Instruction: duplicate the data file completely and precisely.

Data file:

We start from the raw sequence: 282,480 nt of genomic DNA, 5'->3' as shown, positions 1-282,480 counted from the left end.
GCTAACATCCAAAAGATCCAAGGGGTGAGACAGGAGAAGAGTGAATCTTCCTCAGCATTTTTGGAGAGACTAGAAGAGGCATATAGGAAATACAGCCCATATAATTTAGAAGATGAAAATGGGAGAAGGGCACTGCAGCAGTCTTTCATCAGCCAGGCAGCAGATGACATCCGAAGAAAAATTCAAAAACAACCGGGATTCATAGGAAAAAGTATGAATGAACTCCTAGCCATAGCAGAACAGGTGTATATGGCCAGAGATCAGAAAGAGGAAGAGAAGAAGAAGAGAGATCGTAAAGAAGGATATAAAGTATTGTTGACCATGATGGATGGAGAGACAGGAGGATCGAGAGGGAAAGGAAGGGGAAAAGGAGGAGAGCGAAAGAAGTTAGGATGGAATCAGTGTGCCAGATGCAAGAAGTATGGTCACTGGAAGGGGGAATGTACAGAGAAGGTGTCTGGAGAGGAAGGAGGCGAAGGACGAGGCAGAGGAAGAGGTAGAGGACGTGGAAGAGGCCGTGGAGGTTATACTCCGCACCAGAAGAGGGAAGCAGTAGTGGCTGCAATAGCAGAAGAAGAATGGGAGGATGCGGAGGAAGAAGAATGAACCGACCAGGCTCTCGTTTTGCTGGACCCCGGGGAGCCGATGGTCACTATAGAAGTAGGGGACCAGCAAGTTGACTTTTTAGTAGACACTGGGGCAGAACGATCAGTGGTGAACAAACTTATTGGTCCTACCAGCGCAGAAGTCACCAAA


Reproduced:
We start from the raw sequence: 282,480 nt of genomic DNA, 5'->3' as shown, positions 1-282,480 counted from the left end.
GCTAACATCCAAAAGATCCAAGGGGTGAGACAGGAGAAGAGTGAATCTTCCTCAGCATTTTTGGAGAGACTAGAAGAGGCATATAGGAAATACAGCCCATATAATTTAGAAGATGAAAATGGGAGAAGGGCACTGCAGCAGTCTTTCATCAGCCAGGCAGCAGATGACATCCGAAGAAAAATTCAAAAACAACCGGGATTCATAGGAAAAAGTATGAATGAACTCCTAGCCATAGCAGAACAGGTGTATATGGCCAGAGATCAGAAAGAGGAAGAGAAGAAGAAGAGAGATCGTAAAGAAGGATATAAAGTATTGTTGACCATGATGGATGGAGAGACAGGAGGATCGAGAGGGAAAGGAAGGGGAAAAGGAGGAGAGCGAAAGAAGTTAGGATGGAATCAGTGTGCCAGATGCAAGAAGTATGGTCACTGGAAGGGGGAATGTACAGAGAAGGTGTCTGGAGAGGAAGGAGGCGAAGGACGAGGCAGAGGAAGAGGTAGAGGACGTGGAAGAGGCCGTGGAGGTTATACTCCGCACCAGAAGAGGGAAGCAGTAGTGGCTGCAATAGCAGAAGAAGAATGGGAGGATGCGGAGGAAGAAGAATGAACCGACCAGGCTCTCGTTTTGCTGGACCCCGGGGAGCCGATGGTCACTATAGAAGTAGGGGACCAGCAAGTTGACTTTTTAGTAGACACTGGGGCAGAACGATCAGTGGTGAACAAACTTATTGGTCCTACCAGCGCAGAAGTCACCAAA